While the art object may demand that we keep our distance, with our destructive hands by our sides, art beckons contact of another kind by summoning an audience to congregate in its presence. Early20th century French playwright Antonin Artaud likened the effect of theatre on its audience to the spread of bubonic plague, as a “delirium” communicated between bodies in proximity. Much like the ‘community transmission’ of a virus, couldn’t we think of audiences in the physical presence of art as bodies in dialogue, at once transmitting and receiving a collective experience?

This social meshwork became visible through the participatory events and installations that abounded from the late 20th century, with art taking a ‘social turn’ as coined by Claire Bishop. We might think of Rikrit Tiravanija’s infamous makeshift restaurants staged in gallery spaces, or Tino Seghal’s constructed situations that coaxed audiences into conversation and exchange with planted performers. Such actions, now designated highest risk, broke the barrier between art and audience by making human contact and reciprocity itself into art. The transformation of viewers into participants was a reminder that art is dependent on the realm of human touch, not a treasure to be protected from it. Amidst the individualism of neoliberal society, art was a potential source of community, spread from person to person through human interaction.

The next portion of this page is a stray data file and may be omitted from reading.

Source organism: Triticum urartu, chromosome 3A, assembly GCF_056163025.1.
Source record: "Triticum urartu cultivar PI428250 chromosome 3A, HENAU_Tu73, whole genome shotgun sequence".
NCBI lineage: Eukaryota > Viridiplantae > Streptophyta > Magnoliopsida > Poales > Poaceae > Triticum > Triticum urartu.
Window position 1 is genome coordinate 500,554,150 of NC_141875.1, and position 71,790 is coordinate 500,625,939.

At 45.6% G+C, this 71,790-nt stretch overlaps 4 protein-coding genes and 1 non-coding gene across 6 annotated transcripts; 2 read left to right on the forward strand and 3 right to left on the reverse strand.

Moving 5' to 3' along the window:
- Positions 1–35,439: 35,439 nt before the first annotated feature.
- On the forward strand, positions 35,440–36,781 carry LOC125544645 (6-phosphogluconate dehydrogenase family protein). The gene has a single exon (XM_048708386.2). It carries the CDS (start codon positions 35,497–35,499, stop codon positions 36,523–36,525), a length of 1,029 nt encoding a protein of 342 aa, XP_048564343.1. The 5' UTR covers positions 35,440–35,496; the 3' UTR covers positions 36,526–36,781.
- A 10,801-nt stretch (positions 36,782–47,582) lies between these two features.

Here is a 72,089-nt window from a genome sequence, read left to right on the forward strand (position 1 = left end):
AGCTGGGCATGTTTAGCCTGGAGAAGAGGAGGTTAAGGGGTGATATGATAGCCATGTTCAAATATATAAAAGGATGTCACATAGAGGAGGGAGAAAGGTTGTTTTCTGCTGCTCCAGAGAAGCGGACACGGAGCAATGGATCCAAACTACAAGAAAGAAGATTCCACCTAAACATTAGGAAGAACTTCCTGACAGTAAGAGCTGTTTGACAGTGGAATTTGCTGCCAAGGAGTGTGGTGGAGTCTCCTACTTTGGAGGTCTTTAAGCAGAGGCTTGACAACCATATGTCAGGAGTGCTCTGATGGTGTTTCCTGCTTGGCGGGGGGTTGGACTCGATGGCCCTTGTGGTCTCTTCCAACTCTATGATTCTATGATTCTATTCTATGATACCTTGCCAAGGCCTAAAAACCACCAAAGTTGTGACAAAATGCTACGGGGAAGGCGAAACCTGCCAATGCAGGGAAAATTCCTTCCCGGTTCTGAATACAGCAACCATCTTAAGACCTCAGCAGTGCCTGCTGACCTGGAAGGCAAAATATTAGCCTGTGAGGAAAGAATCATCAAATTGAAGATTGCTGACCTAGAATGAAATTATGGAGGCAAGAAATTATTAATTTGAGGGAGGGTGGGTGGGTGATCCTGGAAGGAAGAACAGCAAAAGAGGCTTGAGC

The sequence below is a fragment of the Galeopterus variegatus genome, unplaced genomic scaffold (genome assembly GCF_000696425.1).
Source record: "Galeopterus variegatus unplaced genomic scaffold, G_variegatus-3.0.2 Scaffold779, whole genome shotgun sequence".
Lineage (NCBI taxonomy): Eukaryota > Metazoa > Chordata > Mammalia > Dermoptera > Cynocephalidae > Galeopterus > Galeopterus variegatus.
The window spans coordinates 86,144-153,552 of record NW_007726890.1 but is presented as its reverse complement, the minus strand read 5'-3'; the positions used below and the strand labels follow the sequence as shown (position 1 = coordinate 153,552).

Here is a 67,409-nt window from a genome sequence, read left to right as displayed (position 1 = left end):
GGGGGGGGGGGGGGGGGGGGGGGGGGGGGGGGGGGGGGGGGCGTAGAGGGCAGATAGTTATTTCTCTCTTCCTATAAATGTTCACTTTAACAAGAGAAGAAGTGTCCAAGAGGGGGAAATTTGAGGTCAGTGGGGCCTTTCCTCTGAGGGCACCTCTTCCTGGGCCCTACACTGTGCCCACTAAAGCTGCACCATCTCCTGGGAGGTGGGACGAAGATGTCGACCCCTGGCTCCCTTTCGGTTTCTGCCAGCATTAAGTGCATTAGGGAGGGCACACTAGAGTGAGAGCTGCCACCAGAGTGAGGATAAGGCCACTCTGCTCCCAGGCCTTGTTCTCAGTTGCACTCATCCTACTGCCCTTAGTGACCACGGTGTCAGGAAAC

Of course, to consider proximity as the antidote to the creeping modern condition of isolation now seems like a naively utopian aspiration. Touch, both precious and neglected, is now rather ironically the root of isolation. The virus has given us a confronting dose of community: its indiscriminate invasion of human bodies has transcended our self-imposed class and cultural divides, laying bare our connection to one another as organisms of the same global petri dish. Yet the danger of touch has far from extinguished the yearning for the communal experience of art, the ritual of exhibition-going. While internet art may be nothing new, a myriad of artists and galleries are attempting to rehabilitate the experience of belonging to an art audience by simulating forms of ‘togetherness’ online. The immaterial space of the internet now affords us the pleasure of clicking through virtual collections, down gilded museum hallways and Biennale displays across the world, attending exhibition openings and artist talks on Zoom, all from the comfort of our own crumb-covered sofas.